It seems like just yesterday that temperatures on the Front Range hit 70 degrees.
Oh wait, that was yesterday. And we’re paying for it now.
A winter storm has swept across the state, bringing freezing rain and more than a foot of snow to the central and northern mountains and a forecast of patchy snow along the I-25 corridor.
Roads exposed to the sun over the weekend soaked up the warmth and were initially able to melt off freezing rain Monday morning, said Kyle Fredin, a meteorologist at the National Weather Service in Boulder. But by the evening commute, the roads will have cooled off enough that the precipitation will freeze.
“It’s going to be a headache of a rush hour,” Fredin said.
Travel is already difficult around Denver. The Regional Transportation District reported some of its buses and trains saw delays of 10-20 minutes. Riders can check for delays on RTD’s NextRide website or in the Transit app.
The city of Denver has deployed its largest plows to main streets and expected they’ll keep running through Wednesday, Nancy Kuhn, spokeswoman for the Denver Office of Transportation and Infrastructure, said in a press release. Bike lanes are also being plowed. The city will also run smaller plows on side streets from 3 a.m. Tuesday to 3 p.m. that day.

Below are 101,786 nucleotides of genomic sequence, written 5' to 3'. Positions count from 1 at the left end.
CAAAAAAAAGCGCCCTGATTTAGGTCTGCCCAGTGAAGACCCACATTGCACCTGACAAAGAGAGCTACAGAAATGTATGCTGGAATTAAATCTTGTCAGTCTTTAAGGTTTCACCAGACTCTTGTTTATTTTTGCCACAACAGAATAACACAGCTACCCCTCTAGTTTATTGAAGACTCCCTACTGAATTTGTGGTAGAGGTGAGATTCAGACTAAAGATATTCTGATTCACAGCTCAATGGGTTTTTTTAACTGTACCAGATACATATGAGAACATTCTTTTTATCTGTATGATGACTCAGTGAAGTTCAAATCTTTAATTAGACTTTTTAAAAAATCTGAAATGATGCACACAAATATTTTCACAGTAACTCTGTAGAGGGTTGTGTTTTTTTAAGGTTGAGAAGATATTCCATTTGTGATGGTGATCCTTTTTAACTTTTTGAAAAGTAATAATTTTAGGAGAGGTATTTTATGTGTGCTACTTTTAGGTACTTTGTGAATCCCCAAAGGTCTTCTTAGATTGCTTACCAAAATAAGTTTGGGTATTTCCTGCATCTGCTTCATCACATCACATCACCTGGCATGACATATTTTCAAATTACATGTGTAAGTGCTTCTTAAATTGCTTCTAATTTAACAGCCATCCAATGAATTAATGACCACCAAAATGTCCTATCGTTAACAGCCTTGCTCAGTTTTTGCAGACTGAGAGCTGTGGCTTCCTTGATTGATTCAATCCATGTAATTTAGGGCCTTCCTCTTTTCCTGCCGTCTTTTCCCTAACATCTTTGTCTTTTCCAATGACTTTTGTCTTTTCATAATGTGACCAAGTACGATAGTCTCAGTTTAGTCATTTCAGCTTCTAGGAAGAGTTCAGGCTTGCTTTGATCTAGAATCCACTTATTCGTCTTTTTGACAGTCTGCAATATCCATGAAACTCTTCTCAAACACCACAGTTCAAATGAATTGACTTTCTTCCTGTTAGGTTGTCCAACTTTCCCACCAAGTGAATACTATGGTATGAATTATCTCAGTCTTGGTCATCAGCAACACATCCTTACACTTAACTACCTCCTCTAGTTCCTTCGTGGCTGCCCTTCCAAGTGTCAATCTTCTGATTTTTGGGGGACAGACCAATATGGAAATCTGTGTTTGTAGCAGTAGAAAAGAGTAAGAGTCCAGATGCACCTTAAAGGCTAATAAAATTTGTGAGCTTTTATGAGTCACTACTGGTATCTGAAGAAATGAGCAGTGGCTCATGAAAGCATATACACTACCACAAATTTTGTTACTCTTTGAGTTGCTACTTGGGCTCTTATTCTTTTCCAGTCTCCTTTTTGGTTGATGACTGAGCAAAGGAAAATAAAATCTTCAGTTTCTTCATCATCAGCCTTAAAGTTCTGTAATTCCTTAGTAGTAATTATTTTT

A full fleet of snowplows are out across the state, said Tamara Rollison, a spokeswoman for the Colorado Department of Transportation. They were out early Monday pre-treating roads to make plowing easier over the next 24 hours. CDOT’s crews are working hard to hold up their end of the bargain, she said.
"Motorists have to do their part too, in taking it slow and avoiding traveling during the worst times of the storms if they can,” she said.
Fredin, the meteorologist, said you can expect up to a foot of snow in the foothills in Jefferson and Boulder counties, with slightly less further north toward Fort Collins. The Eastern Plains will likely see just one to four inches, and he doesn’t expect the wind to be too much of a problem there.